Why is the People Stuff Hard?

mikerothThe following is a guest article from Mike Roth, President of Reventus, LLC and Certified EOS Implementer.

I meet with a lot of business leaders as I network in the business community. People management is always a fascinating topic. Do any of these issues sound familiar?

  • We can’t find the right people.
  • We can’t get the people to do what we want them to do.
  • Nobody takes ownership of anything.
  • The people don’t care.
  • Everyone’s just there for the paycheck.

If these statements resonate with you, I suggest that you take a long look in the mirror and ask yourself these questions.

  1. Have I written on paper what it means to be the “right person”? The definition of the right person is someone who fits your culture and aligns with your values. If you can’t articulate what that means, you have a problem. You can’t possibly be effective at interviewing for the “right person” if you haven’t defined what that means and developed questions to screen for it.
  2. Have I written down and shared with my people what their highest responsibilities are and where they fit into the organization? In EOS circles we create an “Accountability Chart”. In simple terms this is an organization chart where every position in the organization is shown AND the five most important roles of each position are bullet listed right on the chart. With this, every person in the organization can see where they fit and what their contribution is expected to be.
  3. Have I written down and shared metrics of performance with my people? Everyone deserves some objective measure(s) of their performance. They need to know, “Am I delivering what is expected?”. It’s unfair to be frustrated with someone for not doing enough of something if you never shared what you expect and measure it regularly.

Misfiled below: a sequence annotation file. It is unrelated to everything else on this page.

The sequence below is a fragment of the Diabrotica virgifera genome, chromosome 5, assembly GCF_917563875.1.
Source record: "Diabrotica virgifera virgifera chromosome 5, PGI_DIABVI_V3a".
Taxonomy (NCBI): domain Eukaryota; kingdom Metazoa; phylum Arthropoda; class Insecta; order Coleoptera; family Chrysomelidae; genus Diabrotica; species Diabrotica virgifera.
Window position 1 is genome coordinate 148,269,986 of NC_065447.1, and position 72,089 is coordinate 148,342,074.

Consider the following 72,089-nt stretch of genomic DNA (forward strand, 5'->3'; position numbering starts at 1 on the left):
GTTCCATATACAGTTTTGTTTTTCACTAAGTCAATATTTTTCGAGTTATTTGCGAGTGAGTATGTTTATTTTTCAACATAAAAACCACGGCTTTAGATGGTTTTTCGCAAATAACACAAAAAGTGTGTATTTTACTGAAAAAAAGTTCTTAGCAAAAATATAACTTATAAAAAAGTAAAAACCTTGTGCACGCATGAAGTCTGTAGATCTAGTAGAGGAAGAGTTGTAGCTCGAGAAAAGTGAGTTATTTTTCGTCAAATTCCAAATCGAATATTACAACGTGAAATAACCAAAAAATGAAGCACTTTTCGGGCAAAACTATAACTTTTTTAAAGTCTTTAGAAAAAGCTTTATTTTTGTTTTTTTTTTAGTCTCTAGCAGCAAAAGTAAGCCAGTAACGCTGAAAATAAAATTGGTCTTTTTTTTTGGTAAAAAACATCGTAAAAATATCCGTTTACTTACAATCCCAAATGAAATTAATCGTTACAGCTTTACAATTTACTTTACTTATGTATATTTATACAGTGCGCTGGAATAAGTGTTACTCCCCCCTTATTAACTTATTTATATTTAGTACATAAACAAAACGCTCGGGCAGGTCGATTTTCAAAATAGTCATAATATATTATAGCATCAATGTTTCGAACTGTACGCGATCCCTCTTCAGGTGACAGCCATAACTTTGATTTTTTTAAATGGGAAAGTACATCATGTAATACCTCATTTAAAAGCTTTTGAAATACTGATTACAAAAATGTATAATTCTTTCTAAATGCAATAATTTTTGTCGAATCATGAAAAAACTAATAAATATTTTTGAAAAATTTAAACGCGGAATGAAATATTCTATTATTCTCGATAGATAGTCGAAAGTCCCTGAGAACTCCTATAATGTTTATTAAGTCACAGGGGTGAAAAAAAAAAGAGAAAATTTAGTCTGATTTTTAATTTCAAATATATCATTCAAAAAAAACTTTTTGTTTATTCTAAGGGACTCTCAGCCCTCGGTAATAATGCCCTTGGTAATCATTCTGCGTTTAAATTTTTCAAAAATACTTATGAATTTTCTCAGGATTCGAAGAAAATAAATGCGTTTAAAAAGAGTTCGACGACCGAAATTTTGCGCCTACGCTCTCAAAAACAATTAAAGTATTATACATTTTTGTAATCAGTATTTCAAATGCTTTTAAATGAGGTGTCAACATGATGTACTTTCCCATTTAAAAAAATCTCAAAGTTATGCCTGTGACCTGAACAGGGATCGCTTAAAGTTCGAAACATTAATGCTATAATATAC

4. Am I doing my part to communicate with each of my people? Everyone is unique. Some of us need more direction (or reassurance) than others. As managers, it is our job to connect with our people and find out what the right cadence is for each of them. Whether it’s 5 minutes a day for one person or a half hour once a week for another depends on them, not you.
  5. Am I providing an open communication opportunity each quarter? In EOS we recommend that you meet with each of your people for 30 minutes every 90 days. We are all attention deficit to some degree and 90 days is about as long as we can go without realigning. The conversation should cover things like:
    • Feedback on fit with the culture
    • Feedback on performance with respect to the highest job responsibilities
    • Feedback on goal achievement
    • Asking them what they need (resources, training, time, etc.) to make them more successful
    • Listen, listen, listen.

If this sounds like too much, it might be YOU that’s the problem. I often hear “I don’t have time to spend a half hour a quarter to meet with my direct reports”. Seriously? The goal of hiring people is so that you can ELEVATE to your unique ability and DELEGATE the rest. If you have 8 direct reports (which is usually on the high end), we are talking about investing 4 hours a quarter to get everyone on the same page.


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